You should find it in the server/bin folder of your Oracle installation, and you run it calling sqlplus from the console.
You can save some time providing username and password at command line (usually regarded as a bad idea, for security considerations):
sqlplus hr/passwordIn this case I'm trying to connect to Oracle through the account of the hr user, assuming its password is the infamous self-descriptive word.
If you don't want to be pushed by sqlplus to provide you username/password at startup, you can call it passing the option /NOLOG - in this case you should call the sqlplus command CONNECT to actually connect to Oracle.
In a real working environment, providing username and password it is usually not enough to estabilish a connection: you should also say which database you actually want to connect to. That means you should also specify, after an '@', the requested service name. If you look for a file named tnsnames.ora (usually in the oracle server/network/admin folder) you should find a list of the available service names; and you will se how the name you pass is usually resolved to a machine name with a specific port on which estabilish the connection.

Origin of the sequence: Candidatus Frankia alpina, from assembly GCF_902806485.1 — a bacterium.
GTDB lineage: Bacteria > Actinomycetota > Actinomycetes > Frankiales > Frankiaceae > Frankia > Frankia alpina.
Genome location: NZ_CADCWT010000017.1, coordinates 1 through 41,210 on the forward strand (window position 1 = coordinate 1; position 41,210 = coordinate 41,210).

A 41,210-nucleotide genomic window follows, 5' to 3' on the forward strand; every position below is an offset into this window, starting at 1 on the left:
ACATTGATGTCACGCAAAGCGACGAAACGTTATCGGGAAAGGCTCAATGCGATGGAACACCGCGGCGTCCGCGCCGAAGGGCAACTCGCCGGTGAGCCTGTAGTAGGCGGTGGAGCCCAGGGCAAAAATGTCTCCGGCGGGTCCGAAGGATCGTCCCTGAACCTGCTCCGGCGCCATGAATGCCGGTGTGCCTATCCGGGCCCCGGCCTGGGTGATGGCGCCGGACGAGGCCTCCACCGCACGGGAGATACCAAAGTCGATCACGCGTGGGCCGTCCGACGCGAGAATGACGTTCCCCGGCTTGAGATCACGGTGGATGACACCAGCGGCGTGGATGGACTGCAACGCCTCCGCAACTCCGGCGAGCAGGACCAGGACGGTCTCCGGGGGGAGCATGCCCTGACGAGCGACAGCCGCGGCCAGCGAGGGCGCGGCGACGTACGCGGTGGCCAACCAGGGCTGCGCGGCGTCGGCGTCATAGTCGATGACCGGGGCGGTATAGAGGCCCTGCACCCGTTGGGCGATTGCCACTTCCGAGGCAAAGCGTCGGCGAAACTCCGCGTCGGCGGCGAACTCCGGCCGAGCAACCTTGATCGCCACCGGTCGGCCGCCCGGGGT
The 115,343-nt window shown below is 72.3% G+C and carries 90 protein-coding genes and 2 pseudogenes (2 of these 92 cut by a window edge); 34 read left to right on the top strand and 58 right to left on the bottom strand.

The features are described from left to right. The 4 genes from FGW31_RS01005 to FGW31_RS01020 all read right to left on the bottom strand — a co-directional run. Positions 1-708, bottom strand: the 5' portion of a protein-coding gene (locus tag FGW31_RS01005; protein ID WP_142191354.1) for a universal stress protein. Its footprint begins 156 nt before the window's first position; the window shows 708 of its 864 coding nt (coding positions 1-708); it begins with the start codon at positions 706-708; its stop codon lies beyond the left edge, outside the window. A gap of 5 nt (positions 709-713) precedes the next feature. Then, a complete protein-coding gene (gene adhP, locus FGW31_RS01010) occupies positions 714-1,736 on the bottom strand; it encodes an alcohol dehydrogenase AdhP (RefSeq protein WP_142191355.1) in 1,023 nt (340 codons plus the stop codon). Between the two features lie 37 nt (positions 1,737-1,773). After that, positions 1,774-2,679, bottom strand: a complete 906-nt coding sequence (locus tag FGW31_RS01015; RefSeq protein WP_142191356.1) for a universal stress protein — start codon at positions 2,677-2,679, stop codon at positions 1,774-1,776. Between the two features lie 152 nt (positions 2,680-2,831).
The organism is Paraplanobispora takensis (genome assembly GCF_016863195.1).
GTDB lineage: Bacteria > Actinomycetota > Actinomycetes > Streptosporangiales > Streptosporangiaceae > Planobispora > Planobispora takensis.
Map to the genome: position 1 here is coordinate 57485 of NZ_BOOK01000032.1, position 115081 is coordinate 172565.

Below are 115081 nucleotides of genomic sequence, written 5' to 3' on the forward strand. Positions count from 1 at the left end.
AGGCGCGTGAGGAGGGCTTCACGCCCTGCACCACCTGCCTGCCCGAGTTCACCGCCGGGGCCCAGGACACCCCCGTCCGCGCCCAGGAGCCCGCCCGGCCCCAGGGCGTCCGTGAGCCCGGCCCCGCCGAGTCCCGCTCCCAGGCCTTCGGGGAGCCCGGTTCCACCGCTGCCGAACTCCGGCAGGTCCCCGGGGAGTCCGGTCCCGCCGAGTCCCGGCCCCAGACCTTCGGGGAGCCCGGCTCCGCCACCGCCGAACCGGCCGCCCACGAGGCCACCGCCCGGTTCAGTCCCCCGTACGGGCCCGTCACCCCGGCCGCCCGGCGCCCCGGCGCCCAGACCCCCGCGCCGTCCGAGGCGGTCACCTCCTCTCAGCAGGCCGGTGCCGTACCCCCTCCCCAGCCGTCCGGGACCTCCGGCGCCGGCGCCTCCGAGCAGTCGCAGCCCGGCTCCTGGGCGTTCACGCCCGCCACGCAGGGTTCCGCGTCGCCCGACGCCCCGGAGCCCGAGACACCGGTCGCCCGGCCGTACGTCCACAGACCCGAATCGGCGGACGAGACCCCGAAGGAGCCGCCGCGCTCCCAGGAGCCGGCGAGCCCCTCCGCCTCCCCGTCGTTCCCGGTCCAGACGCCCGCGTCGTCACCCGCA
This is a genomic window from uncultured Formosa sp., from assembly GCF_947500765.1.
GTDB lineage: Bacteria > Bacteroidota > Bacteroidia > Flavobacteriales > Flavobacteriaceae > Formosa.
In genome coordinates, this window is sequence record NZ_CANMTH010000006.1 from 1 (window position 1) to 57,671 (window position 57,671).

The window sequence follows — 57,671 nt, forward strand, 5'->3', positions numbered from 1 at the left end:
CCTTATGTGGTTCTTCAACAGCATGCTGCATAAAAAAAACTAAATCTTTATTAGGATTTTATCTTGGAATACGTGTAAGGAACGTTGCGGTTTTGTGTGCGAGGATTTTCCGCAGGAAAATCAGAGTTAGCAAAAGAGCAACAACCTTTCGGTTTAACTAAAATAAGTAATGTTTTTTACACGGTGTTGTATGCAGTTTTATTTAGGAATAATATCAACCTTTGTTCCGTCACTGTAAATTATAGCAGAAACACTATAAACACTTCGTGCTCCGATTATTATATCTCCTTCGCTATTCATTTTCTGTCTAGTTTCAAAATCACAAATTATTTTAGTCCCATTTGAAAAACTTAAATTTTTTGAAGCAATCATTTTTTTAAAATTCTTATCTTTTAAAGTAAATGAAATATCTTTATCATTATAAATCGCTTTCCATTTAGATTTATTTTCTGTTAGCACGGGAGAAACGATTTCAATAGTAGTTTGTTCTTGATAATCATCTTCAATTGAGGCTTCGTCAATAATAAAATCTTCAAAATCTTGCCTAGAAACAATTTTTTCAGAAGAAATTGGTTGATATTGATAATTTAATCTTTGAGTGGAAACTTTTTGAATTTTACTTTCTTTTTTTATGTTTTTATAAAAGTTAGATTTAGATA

Once we are connected to our Oracle database, we can run a sql query simply writing it (remember the semicolon at the end):
SQL> select * from countries where region_id = 1;If you are connected to the Oracle test hr user you should get this output:
CO COUNTRY_NAME REGION_ID
-- ---------------------------------------- ----------
BE Belgium 1
CH Switzerland 1
DE Germany 1
DK Denmark 1
FR France 1
IT Italy 1
NL Netherlands 1
UK United Kingdom 1
Running PL/SQL is not more difficult. We just write the code we want to execute, we just have to enter a slash ('/') on a new line at the end, to ask SQL*Plus to run the code:
Actually, we should remember to ask to SQL*Plus to let us see to output buffer used by the DBMS_OUTPUT package:
SET SERVEROUTPUT ONOtherwise we won't read the hello message, but just a confirmation message from SQL*Plus:
PL/SQL procedure successfully completed.A short PL/SQL could be execute by the SQL*Plus EXECUTE (or EXEC) command:
I'm writing this post while reading Oracle PL/SQL Programming, fifth edition, by Steven Feuerstein. I suggest you to get a copy of it, if you want to read more on this stuff.